We were told that a few decades ago, there were plenty of crocodiles in the water. Later, Santosh tried to calm down saying that all had already left the ghat and went somewhere downstream. But, one of the boatmen still believed that a few crocs were there in the bottom of the river and they occasionally come ashore for an afternoon nap. The word “Crocodiles” stiffened the few amongst us. In the meantime, the boatmen rowed the boat towards a gorge which was once inhabited by so-called crocs. I smiled at the powers of the maiden river Goddess, who keeps Crocodiles as her pet and as transport.
Soon, we were crossing past a square block of marble that was flat at its two sides and the bulged in the middle which gave it a shape of a car. The commentator was quick to compare it with the “Ambassador” model. All the visitors start looking at it as if it were a real ambassador in the water. While it amused us and took us away from the fearful thoughts of crocodiles in the Narmada river, the boatmen quickly rowed away further.
The visuals were quickly changing over as the boat moved past the marble rocks of various heights and colours. Each of the sight was different and photogenic and it becomes difficult to choose the most appropriate frame. However, as soon as, we sailed past the Ambassador model, there was a big milky white marble rock. The change in colour was quite striking. The commentator quoted the advertisement of Nirma, which exclaimed as “दूध की सफेदी निरमा से आये”, quipping further that even Nirma can not produce such whiteness that the nature has created in the marble rock formations at Bheda Ghat.
After crossing the white marble, we came across the Pink marbles where the commentator had another story to tell. He described that once, while shooting a film, the Indian heroine of yesteryears, Vaijayantimala wearing a pink wet saree had sat on the slab of white marble. Stains of the pink colours dropping from her wet saree had turned the white colour of the marble into pink. It was the most wonderful definition of a geological event ever heard by me! I wished every Indian heroine to come over to the Bheda Ghat and sit on white marble in a wet saree of varied colour to turn it into any colour you desire. I thought that my maiden river Narmada must be jealous of the heroine who can change the colour of her stones. His saucy description brought the entire scene of a heroine partially hiding against one of the marble rocks and changing her wet saree into vivid imagination of the tourists.
Minutes thereafter, we were crossing the massive rock formation, made of brown marbles. It was standing in the middle of the water in the shape of an abandoned wreckage of a medium size ship. Suddenly, the tone of the commentator, who was regaling the male visitors with the titillating story of the heroine, changed from saucy to one with remorse and sorrow. He was now describing the imaginary parts of the wreckage. Some of the rocks were his mast and some were its hull. At the base of that formation, he also found a slab of slate stone, informing us that the marble metamorphosed into granite which in turn changes into the slates. If we go by the normal time required for such metamorphoses, those slates were as old as the earth itself. According to our guide, the mining of those slate stones and the marble stones had been stopped very recently. It is a good initiative for a nice cause.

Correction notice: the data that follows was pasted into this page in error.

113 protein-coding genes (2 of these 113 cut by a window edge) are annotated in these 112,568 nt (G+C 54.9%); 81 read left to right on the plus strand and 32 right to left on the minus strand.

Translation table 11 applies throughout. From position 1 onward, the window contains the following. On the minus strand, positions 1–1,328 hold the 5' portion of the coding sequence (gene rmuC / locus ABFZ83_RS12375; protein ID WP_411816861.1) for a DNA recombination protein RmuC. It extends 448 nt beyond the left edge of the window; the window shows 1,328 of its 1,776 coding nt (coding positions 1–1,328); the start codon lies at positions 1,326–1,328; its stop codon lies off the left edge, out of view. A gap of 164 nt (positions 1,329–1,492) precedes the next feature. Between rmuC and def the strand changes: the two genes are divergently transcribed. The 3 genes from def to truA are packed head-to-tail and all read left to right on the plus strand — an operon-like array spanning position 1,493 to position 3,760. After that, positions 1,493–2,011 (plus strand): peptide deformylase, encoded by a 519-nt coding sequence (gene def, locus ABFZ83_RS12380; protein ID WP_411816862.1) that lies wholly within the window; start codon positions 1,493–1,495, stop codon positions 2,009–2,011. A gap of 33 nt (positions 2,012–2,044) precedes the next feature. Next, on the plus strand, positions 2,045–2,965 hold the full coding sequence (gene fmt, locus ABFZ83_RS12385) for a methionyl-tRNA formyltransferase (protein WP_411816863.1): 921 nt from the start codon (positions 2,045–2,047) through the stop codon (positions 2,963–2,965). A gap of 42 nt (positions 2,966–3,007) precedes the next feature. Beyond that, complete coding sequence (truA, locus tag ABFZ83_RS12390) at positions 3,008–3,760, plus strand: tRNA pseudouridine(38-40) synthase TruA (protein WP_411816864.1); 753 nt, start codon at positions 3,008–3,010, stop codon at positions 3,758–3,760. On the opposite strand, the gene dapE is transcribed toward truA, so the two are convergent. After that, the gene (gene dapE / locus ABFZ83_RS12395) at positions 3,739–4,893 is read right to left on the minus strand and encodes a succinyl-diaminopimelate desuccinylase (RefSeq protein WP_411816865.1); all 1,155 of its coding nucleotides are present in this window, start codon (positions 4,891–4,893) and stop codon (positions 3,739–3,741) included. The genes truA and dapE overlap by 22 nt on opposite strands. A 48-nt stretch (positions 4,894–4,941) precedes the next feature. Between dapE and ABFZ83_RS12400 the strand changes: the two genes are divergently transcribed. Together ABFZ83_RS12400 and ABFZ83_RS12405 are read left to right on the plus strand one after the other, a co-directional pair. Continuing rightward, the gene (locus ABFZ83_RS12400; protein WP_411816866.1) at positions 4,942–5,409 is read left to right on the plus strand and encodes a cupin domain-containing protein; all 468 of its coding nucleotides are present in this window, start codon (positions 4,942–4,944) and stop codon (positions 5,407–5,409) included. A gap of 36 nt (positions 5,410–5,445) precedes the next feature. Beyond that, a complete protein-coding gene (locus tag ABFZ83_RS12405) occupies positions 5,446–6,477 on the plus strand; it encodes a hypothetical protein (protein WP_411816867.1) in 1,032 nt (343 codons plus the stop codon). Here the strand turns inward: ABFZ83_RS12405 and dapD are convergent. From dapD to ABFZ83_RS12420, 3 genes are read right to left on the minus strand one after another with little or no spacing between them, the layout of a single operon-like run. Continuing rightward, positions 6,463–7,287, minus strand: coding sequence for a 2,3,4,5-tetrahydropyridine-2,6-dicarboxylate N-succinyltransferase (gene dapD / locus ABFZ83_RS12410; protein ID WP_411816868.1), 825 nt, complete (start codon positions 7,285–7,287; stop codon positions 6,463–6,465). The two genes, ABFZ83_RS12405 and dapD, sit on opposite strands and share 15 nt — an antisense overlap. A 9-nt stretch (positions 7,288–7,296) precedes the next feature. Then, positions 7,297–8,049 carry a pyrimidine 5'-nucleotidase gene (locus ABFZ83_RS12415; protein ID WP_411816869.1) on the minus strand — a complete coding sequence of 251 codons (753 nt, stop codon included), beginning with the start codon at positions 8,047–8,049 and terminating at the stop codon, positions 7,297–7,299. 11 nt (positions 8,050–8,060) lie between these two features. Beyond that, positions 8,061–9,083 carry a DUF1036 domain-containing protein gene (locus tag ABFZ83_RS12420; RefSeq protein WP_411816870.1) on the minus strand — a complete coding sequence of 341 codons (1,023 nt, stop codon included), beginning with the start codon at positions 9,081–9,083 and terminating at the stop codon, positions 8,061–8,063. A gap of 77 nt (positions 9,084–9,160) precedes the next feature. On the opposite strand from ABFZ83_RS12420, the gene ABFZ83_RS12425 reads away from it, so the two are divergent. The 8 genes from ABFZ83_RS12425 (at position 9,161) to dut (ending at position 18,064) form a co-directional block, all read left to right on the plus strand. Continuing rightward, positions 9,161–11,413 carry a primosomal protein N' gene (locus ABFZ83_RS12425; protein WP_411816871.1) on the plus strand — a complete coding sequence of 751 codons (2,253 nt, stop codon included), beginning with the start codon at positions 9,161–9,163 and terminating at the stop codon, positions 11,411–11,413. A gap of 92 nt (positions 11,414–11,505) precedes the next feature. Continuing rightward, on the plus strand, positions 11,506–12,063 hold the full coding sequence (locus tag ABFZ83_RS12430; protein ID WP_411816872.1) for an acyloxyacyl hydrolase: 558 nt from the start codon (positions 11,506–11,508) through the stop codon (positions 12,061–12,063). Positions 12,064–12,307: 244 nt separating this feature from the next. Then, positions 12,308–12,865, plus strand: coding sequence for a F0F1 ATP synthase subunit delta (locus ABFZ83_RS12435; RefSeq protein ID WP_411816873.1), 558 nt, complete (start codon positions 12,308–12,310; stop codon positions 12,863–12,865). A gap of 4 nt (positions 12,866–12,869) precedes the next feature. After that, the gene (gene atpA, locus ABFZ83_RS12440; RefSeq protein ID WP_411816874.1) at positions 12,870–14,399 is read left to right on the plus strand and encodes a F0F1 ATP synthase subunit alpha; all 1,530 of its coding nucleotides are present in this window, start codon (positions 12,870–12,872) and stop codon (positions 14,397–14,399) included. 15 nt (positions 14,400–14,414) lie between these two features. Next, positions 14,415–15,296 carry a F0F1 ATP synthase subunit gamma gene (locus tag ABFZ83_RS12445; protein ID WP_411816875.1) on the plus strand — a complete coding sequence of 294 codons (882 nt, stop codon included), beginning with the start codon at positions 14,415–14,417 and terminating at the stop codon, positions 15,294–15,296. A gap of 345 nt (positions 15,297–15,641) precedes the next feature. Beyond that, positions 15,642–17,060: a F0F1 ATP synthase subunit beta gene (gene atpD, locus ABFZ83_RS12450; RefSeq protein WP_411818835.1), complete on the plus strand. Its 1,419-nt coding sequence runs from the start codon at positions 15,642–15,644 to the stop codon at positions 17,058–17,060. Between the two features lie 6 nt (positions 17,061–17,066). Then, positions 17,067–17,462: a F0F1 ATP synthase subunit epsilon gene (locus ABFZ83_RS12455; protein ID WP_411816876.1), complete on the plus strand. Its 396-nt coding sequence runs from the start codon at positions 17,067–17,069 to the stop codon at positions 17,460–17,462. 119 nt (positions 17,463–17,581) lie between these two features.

After the wrecked ship, we reached at the spot called “भूलभुलैया”. It is named as such because the river forms a shallow basin surrounded by the rocks in three directions. For a casual eye, it becomes difficult to guess the actual course of the river. At first it seems that one has to row towards left, but in reality the river is flowing from the right. It was the time when the commentator challenged the visitors for guessing the right route. The stakes for not guessing was very high. As per the challenge, those who could not guess right should be jumping from the boat into the 450 feet deep water basin. The natural labyrinth was so real that at least seven out of ten people guessing incorrectly. Fortunately, I had a prior experience of such natural phenomena. In 2003, while rafting in scale 4+ rapids in Ganga water, we had seen the “return to sender” wall hitting the water directly on the flow. In nine out of ten situations, the water flows in the direction which falls just opposite to the deep waters. So, I guessed correctly and saved myself from imminent embarrassment. Later, we did not allow the visitors who had lost the challenge to jump into the water. They were relieved as well.